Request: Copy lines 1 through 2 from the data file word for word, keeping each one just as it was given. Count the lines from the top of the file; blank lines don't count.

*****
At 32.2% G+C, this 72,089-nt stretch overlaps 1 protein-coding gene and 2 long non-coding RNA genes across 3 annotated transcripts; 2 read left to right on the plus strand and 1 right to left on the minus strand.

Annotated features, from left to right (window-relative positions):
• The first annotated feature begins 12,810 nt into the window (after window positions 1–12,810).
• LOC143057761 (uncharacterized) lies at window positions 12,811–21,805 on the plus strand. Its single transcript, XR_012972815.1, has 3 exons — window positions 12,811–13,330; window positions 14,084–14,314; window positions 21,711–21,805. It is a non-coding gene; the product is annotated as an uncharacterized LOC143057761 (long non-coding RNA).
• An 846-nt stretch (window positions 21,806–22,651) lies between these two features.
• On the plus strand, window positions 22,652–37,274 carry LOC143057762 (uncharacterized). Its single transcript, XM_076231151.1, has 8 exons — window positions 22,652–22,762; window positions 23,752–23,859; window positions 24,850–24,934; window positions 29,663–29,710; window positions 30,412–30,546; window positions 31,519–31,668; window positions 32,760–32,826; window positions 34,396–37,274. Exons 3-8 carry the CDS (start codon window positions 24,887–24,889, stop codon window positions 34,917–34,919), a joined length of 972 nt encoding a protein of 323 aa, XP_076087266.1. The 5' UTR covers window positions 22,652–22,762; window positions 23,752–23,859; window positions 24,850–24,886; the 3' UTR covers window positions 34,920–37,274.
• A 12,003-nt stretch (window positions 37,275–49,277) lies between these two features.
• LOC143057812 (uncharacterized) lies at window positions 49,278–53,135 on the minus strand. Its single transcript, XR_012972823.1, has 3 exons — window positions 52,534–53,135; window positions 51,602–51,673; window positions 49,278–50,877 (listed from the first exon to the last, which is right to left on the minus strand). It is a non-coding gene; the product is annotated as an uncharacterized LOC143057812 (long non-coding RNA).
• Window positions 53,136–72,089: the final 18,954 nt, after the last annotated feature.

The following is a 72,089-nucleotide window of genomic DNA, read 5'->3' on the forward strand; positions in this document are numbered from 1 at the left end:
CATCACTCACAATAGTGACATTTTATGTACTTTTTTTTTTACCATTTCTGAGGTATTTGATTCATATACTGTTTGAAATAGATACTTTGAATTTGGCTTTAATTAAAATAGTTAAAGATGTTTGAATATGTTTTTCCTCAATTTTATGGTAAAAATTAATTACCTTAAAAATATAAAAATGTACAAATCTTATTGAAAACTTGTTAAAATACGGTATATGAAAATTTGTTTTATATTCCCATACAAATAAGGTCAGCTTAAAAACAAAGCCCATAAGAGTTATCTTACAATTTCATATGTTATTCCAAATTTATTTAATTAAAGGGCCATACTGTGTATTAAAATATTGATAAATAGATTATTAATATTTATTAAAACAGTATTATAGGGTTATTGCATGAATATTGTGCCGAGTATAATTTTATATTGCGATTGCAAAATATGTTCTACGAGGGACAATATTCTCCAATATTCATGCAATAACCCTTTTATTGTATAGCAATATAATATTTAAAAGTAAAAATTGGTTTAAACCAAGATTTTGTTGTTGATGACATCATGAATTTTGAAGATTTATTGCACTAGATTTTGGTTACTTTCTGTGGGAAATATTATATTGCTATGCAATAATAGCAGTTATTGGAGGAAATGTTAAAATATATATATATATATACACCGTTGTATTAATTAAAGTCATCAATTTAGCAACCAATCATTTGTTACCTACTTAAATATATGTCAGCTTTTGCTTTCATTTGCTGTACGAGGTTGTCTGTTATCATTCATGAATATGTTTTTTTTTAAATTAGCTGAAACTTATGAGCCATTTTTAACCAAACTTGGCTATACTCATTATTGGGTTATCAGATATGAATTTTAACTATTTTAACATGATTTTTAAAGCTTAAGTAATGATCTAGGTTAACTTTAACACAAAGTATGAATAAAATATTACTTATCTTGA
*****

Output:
At 32.2% G+C, this 72,089-nt stretch overlaps 1 protein-coding gene and 2 long non-coding RNA genes across 3 annotated transcripts; 2 read left to right on the plus strand and 1 right to left on the minus strand.

Annotated features, from left to right (window-relative positions):